The Origin and Correlated Evolution of Symbiosis and Coloniality in Scleractinian Corals
Symbiosis and coloniality are ecologically important traits for corals of the order Scleractinia. Symbiotic (zooxanthellate) species are highly successful in shallow waters of tropical and subtropical seas and most of them are colonial. On the other hand, azooxanthellate species present wide distribution ranges and expand to the deep-sea at more than 6,000 m depth. These are mostly solitary, with only few species colonial that form extensive deep reefs. Each ecologically distinctive group encompasses half of the biodiversity of the order and they are not grouped into differentiated monophyletic clades. Paleontologists and evolutionary biologists have debated for decades whether modern scleractinian corals have evolved from symbiotic or colonial ancestors and how these traits have evolved and being involved in the diversification process in corals. Previous comparative analyses throw evidence in favor of coevolution of these characters and toward repetitive loss of symbiosis and coloniality. Nevertheless, the discovery of the origin of the group deep in the Paleozoic, with a deep divergent Glade composed of only azooxanthellate corals has questioned these findings. With this work, we disentangle the patterns in the evolution of symbiosis and coloniality, testing if they are correlated and if they follow a gradual or episodic mode of evolution. To this end, we first produce the most complete time-calibrated phylogenetic tree for the order Scleractinia, including new sequences of never-before sampled species and genera. These novel sequences contribute to alleviate the current molecular under sampling of azooxanthellate species. Incorporating phylogenetic uncertainty, we obtained strong evidence in favor of a correlated and episodic model of evolution. This model led to the inference of an azooxanthellate and solitary most recent ancestor of scleractinians. Transition rates between the four different combinations of the two traits showed that while coloniality is gained and lost multiple times, symbiosis first appears around 282 Ma and is never lost. Also, coloniality seems to have appeared before symbiosis in azooxanthellate lineages. Thus, azooxanthellate corals, and especially colonial lineages, have been acting as a source of biodiversity for shallow zooxanthellate coral communities, highlighting the uniqueness of shallow and deep species and the need to preserve them.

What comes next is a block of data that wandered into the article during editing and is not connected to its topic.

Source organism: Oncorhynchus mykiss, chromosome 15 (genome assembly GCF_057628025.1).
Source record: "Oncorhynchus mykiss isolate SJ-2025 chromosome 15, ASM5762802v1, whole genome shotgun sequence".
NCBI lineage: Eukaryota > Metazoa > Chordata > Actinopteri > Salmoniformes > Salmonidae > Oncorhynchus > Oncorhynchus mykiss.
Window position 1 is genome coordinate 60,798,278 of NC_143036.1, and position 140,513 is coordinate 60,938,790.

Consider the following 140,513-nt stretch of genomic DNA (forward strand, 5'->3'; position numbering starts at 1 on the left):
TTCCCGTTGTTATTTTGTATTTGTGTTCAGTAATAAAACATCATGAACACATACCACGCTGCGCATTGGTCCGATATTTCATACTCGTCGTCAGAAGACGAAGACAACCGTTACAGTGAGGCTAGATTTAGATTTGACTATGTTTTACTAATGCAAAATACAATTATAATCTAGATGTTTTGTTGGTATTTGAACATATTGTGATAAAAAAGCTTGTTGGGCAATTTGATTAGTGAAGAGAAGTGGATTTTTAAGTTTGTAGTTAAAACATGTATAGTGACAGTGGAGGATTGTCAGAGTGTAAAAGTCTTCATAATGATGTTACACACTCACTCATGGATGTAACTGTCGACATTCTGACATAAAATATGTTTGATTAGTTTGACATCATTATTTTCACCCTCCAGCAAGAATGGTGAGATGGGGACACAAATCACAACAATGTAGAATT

|Título según WOS:||ID WOS:000541455200001 Not found in local WOS DB|
|Título de la Revista:||FRONTIERS IN MARINE SCIENCE|
|Editorial:||FRONTIERS MEDIA SA|
|Fecha de publicación:||2020|